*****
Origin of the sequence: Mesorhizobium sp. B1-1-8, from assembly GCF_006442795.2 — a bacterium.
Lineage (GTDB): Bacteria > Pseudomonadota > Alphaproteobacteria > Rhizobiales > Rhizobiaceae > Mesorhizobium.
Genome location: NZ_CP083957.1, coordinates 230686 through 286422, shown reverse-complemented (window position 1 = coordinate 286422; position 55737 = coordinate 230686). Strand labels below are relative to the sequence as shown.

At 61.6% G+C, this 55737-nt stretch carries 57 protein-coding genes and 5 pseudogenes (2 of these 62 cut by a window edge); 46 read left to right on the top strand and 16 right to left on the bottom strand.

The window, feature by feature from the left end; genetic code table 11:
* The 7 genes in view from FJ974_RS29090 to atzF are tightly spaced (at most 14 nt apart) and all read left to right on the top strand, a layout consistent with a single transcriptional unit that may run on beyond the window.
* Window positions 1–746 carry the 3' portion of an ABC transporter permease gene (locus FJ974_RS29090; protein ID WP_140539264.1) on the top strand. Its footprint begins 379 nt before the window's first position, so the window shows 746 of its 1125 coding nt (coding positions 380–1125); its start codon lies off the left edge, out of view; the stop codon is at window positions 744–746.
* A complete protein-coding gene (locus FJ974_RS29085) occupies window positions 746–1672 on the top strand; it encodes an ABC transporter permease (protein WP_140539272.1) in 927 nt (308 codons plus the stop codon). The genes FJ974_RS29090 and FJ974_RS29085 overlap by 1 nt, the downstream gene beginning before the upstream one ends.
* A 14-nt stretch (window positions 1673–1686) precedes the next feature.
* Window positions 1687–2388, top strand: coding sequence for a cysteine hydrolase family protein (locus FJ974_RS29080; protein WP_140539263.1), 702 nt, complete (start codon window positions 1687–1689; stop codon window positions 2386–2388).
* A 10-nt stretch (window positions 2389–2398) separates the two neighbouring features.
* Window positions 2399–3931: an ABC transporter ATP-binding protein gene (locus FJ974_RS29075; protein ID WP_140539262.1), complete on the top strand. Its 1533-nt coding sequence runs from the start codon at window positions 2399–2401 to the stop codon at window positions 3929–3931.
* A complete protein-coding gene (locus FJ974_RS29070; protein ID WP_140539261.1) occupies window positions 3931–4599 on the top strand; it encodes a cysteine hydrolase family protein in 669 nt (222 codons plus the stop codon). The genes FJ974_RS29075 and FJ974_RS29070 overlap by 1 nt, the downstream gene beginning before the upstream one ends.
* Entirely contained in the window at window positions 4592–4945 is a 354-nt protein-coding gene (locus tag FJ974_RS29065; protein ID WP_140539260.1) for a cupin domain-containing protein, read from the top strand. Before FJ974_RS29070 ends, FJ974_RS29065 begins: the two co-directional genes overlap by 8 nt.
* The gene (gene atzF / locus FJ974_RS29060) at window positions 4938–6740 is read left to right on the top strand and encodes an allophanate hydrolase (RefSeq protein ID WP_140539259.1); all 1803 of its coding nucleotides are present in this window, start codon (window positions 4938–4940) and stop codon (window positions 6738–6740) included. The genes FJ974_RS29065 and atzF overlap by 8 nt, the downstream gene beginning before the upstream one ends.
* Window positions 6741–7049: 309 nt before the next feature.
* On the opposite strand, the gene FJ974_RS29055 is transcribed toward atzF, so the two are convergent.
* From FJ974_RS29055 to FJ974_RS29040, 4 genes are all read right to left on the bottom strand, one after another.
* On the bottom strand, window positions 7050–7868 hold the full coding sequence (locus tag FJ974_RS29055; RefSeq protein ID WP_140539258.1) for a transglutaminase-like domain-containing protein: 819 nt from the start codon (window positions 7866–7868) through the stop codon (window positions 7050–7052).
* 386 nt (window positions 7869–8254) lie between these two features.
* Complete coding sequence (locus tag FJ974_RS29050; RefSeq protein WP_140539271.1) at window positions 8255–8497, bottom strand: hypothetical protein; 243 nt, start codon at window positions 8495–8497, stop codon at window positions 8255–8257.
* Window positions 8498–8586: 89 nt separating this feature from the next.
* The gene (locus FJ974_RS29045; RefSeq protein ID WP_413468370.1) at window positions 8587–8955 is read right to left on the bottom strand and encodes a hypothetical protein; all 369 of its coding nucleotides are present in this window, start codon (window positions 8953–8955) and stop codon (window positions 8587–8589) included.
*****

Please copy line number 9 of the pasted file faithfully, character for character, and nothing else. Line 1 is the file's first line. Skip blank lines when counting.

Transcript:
* A 14-nt stretch (window positions 1673–1686) precedes the next feature.